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  • Writer's pictureSteve Elfrink

Understanding Depersonalization and Derealization: Unmasking the Symptoms of Trauma

Trauma can manifest in various ways, and one of the lesser-known but distressing symptoms is the experience of depersonalization and derealization. In this blog post, we aim to shed light on these symptoms and help clients or patients better comprehend what depersonalization and derealization feel like as part of their trauma journey.


What is Depersonalization and Derealization? Depersonalization and derealization are dissociative experiences that occur when an individual feels disconnected from themselves or their surroundings. These feelings often arise as coping mechanisms in response to overwhelming stress or trauma.


Depersonalization: Imagine looking in the mirror and feeling like the person staring back at you isn't really you. Depersonalization involves a sense of detachment from one's own body, thoughts, or emotions. You may feel like you're watching your life unfold as an observer rather than actively participating in it. It's like being a spectator in your own existence.


Derealization: Derealization, on the other hand, involves a sense of unreality or detachment from the external world. You might perceive your surroundings as dreamlike, distorted, or disconnected from reality. Everyday objects or people may seem unfamiliar, as if you're living in a parallel universe or a movie set.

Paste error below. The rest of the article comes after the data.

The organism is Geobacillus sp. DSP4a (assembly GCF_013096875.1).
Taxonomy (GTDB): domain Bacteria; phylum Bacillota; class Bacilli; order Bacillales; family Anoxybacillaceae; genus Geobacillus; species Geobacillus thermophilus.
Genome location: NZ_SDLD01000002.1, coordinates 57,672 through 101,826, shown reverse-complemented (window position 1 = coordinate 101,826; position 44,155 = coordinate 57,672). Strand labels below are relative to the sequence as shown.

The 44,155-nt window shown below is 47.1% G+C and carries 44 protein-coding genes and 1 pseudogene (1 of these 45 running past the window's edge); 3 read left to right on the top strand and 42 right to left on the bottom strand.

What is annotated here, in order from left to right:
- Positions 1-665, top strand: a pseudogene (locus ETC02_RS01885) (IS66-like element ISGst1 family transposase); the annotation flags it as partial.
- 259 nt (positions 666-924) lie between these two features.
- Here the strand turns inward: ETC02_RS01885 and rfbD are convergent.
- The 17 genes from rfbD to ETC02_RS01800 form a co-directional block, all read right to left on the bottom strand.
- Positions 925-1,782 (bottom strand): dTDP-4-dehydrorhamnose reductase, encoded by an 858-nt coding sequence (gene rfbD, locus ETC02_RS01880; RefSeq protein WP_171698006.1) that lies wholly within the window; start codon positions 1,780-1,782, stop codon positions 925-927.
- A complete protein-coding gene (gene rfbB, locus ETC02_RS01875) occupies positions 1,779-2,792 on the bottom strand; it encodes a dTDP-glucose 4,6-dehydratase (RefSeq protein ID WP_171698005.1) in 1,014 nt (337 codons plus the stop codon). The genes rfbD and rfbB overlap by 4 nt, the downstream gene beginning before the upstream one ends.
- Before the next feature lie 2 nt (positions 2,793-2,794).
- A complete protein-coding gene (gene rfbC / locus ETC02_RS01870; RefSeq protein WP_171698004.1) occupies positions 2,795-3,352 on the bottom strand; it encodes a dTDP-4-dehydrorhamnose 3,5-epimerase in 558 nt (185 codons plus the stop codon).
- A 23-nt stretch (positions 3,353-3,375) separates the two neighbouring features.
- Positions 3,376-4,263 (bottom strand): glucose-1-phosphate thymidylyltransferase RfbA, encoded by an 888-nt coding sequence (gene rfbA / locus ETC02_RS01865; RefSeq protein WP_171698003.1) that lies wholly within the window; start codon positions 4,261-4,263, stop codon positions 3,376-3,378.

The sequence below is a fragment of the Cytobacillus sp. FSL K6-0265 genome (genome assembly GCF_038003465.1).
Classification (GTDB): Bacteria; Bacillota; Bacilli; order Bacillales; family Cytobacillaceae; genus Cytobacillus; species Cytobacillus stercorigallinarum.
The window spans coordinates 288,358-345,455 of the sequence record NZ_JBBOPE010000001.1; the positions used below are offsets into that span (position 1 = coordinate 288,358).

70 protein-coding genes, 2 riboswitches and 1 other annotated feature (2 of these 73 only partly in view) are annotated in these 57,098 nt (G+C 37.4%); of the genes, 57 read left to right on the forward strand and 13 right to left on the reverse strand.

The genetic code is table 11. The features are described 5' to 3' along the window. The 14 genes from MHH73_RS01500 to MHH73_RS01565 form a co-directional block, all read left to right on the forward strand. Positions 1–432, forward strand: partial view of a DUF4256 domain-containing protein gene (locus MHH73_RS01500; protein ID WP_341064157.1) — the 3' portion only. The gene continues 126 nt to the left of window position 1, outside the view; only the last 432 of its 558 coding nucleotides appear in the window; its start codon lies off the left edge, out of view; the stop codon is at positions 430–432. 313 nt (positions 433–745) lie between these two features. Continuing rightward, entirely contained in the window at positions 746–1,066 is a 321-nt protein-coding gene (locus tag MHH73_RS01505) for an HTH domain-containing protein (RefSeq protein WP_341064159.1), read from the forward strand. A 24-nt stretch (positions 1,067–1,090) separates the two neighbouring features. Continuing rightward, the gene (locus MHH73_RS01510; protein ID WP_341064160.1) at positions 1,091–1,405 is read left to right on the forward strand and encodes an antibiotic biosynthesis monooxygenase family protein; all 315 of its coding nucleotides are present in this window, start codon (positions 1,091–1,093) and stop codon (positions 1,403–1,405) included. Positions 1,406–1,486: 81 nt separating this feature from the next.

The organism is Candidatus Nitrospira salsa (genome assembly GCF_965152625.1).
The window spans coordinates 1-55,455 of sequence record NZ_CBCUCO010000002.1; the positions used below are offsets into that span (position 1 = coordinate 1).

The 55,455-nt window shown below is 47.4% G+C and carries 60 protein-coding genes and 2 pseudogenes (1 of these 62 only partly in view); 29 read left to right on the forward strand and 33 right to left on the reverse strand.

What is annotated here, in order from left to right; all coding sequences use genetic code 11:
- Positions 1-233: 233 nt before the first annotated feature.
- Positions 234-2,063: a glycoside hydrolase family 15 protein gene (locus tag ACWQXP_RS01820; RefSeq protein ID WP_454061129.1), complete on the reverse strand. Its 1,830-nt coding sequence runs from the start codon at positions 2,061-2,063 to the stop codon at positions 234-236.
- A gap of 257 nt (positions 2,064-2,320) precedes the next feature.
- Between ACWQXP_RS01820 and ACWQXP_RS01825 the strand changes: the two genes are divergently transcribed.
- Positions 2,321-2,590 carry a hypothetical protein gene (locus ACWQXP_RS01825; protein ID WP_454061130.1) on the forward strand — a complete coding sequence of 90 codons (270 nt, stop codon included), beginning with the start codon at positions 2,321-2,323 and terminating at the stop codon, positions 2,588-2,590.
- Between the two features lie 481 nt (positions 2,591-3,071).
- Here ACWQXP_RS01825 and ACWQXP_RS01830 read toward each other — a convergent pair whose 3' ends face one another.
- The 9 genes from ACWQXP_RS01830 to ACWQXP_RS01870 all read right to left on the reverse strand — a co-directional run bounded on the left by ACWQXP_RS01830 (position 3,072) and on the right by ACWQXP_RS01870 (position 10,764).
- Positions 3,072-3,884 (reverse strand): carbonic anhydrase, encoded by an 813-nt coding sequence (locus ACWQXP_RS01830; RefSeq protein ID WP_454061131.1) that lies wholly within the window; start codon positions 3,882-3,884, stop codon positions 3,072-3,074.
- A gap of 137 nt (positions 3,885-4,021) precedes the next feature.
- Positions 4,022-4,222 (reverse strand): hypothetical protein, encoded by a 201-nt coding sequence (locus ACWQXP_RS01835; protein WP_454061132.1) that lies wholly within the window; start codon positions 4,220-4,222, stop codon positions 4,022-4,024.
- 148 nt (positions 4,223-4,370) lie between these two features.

What Does Depersonalization Feel Like? Clients or patients experiencing depersonalization often describe feeling:

  • Disconnected from their own body, as if they're floating or watching from a distance.

  • Emotionally numb, like their feelings are muted or distant.

  • A sense of unreality about themselves or their actions.

  • Difficulty recognizing their own reflection or voice.

  • A persistent feeling of detachment, even in familiar situations.

What Does Derealization Feel Like? Clients or patients experiencing derealization may report:

  • A distorted perception of the environment, making it seem strange or artificial.

  • A dreamlike or foggy quality to reality.

  • Objects appearing altered in shape, size, or color.

  • An inability to fully engage with the world, as if a glass wall separates them from it.

  • Moments of feeling like they're in a movie or video game rather than reality.

Why Do These Experiences Occur in Trauma? Depersonalization and derealization often arise as defense mechanisms when the brain perceives a traumatic event as too overwhelming to process. These dissociative experiences can temporarily shield individuals from the full emotional impact of the trauma. While they serve as adaptive responses during traumatic moments, they can persist long after the trauma has ended.


Understanding depersonalization and derealization is essential for individuals on their trauma recovery journey. It's crucial to recognize that these dissociative experiences, while unsettling, are the mind's way of coping with overwhelming stress. With the right guidance and treatment, it is possible to reintegrate these fragmented parts of the self and move towards a more grounded and connected existence.

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